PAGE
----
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Sun, Oct 09, 2022

Rocket Lab Breaks Own Annual Launch Record

October Liftoff Marks 31st Electron Rocket Mission

Rocket Lab is a publicly traded, American space-launch concern with a New Zealand subsidiary. The company’s Electron rocket—a proper noun, not an allusion to the contraption’s workings—is a market-leader in the light space-launch sector. Electron is designed to carry a 200–300-kilogram (440–660-pound) payload to a 500-kilometer (310-statute-mile) sun-synchronous orbit—specifications ideally suited to the launch of CubeSats and similarly small payloads.

In May 2022, after four years of developing the requisite systems and procedures, Rocket Lab attempted to recover an Electron booster by helicopter as the stage descended from Earth’s upper-atmosphere under a parachute canopy. The maneuver was partially successful—which is to say the helicopter crew “caught” the booster as it drifted Earthward, but had to release it when the load shifted beyond pre-determined safety limits.

On 7 October 2022, the successful liftoff of Rocket Lab's It Argos Up From Here mission from Launch Complex 1–the company’s private orbital launch site on New Zealand’s Mahia Peninsula—marked the 31st flight of an Electron rocket and the record-breaking eighth Rocket Lab launch of 2022–besting the company’s previous record of seven launches in 2020.

Rocket Lab has a marked propensity for ascribing tongue-in-cheek monikers to its launches, e.g. It’s a Test, Electron's first attempted launch; Return to Sender, mission during which the aforementioned helicopter recovery was attempted; and Running Out of Fingers, Electron’s tenth launch.

It Argos Up From Here was a dedicated launch for General Atomics Electromagnetic Systems (GA-EMS). The endeavor saw the successful deployment of General Atomics’s GAzelle satellite, which carries the Argos-4 Advanced Data Collection (A-DCS) payload. The A-DCS mission is supported by the National Oceanic and Atmospheric Administration (NOAA) Cooperative Data and Rescue Services Program, which arranged the launch through the Hosted Payload Solutions contract vehicle administered by the U.S. Space Force’s Space Systems Command.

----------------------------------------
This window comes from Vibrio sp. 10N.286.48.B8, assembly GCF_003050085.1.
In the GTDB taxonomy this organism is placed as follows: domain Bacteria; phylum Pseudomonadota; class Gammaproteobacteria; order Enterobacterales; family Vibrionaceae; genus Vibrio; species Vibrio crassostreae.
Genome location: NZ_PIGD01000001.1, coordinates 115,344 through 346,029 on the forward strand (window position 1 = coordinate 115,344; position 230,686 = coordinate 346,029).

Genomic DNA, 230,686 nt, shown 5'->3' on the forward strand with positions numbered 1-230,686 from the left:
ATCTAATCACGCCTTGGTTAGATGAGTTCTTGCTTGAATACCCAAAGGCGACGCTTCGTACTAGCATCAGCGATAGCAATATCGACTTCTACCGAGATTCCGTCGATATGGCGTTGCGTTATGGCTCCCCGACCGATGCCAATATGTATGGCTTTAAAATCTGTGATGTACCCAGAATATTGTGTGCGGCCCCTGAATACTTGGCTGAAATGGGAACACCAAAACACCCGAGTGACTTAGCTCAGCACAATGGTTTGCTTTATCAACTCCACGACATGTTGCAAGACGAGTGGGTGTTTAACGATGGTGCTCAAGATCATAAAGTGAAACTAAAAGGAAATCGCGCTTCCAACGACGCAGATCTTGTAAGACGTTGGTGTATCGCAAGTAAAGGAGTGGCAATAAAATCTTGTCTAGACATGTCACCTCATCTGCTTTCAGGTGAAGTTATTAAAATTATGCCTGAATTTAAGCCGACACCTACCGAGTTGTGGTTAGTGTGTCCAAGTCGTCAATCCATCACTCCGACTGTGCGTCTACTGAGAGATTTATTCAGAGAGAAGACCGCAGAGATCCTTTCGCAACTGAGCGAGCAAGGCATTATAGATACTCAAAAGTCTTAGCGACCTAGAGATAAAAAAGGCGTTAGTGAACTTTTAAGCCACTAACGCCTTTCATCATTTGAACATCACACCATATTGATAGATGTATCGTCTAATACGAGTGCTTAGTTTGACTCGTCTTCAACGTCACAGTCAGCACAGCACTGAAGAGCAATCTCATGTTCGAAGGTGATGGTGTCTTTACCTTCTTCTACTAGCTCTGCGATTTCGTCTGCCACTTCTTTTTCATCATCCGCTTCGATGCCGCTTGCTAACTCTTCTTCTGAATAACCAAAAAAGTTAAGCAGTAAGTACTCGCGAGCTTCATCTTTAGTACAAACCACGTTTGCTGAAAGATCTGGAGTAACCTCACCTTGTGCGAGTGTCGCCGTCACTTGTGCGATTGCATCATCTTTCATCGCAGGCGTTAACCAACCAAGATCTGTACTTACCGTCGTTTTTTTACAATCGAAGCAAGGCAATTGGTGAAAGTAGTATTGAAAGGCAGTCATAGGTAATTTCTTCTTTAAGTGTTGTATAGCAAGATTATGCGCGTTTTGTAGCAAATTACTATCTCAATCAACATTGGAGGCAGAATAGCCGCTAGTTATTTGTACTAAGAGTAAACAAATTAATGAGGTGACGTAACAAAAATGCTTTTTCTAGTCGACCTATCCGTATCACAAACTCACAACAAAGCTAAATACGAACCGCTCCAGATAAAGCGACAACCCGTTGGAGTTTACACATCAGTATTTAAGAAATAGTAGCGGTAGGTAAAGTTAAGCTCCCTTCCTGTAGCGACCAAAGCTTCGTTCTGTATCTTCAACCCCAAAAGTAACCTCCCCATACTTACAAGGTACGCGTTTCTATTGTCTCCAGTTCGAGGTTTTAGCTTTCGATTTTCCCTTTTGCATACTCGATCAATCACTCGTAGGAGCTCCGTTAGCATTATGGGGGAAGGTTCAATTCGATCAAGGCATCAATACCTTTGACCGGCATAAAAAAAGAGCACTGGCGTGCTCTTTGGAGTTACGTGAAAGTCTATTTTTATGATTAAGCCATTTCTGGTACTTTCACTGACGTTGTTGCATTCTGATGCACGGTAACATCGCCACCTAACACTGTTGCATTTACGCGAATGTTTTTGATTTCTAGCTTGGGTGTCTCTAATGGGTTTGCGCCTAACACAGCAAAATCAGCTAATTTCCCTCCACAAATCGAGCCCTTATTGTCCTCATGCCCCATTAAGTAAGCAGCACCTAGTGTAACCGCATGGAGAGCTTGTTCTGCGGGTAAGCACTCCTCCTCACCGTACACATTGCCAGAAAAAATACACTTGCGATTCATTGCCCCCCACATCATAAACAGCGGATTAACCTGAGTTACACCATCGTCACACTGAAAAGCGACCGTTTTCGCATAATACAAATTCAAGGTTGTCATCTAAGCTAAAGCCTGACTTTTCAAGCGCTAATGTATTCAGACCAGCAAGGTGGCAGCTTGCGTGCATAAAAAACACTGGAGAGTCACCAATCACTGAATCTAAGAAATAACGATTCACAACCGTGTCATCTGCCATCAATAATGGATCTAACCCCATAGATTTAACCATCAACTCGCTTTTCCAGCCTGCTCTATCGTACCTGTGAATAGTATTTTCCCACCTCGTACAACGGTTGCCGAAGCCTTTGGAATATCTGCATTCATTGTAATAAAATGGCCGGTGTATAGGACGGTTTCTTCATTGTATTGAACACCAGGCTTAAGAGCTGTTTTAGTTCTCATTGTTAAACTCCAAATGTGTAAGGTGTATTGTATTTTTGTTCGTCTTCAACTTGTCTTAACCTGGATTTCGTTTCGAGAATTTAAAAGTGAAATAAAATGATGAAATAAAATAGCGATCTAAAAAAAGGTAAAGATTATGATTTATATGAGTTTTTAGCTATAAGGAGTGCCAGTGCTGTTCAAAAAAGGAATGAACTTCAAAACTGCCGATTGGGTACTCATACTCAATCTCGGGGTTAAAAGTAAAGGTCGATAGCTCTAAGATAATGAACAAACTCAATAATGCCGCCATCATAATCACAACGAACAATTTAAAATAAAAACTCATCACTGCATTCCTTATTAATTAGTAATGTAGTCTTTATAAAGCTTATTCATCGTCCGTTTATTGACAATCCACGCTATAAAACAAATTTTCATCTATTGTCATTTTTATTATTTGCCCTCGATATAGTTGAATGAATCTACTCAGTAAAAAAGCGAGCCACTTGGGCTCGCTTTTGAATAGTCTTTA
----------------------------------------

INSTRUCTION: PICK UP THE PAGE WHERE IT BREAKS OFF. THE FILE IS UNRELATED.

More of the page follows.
Now in orbit, Argos-4 has joined a network of other Argos instruments to collect a variety of data from both stationary and mobile transmitters around the world. The information will facilitate a better understanding of Earth’s physical and biological environments, including planetary weather and climate, biodiversity and ecosystems, as well as assist with maritime security, offshore pollution, and humanitarian assistance.

Rocket Lab founder and CEO Peter Beck remarked: “Congratulations to the teams at General Atomics, NOAA, and France’s National Center for Space Studies on a successful mission. Beating our own annual launch record with such an important spacecraft delivering critical insights about our planet is a real privilege.”

To complement its Electron platform, Rocket Lab is developing the larger Neutron rocket, a reusable, medium-lift, two-stage launch vehicle capable of delivering an 8,000-kilogram (17,600 pound) payload to low Earth orbit. The company is also in the process of creating a new satellite-bus called Photon, by which Rocket Labs customers may eventually convey satellites to orbits around Earth’s moon and celestial bodies within the Sol system.



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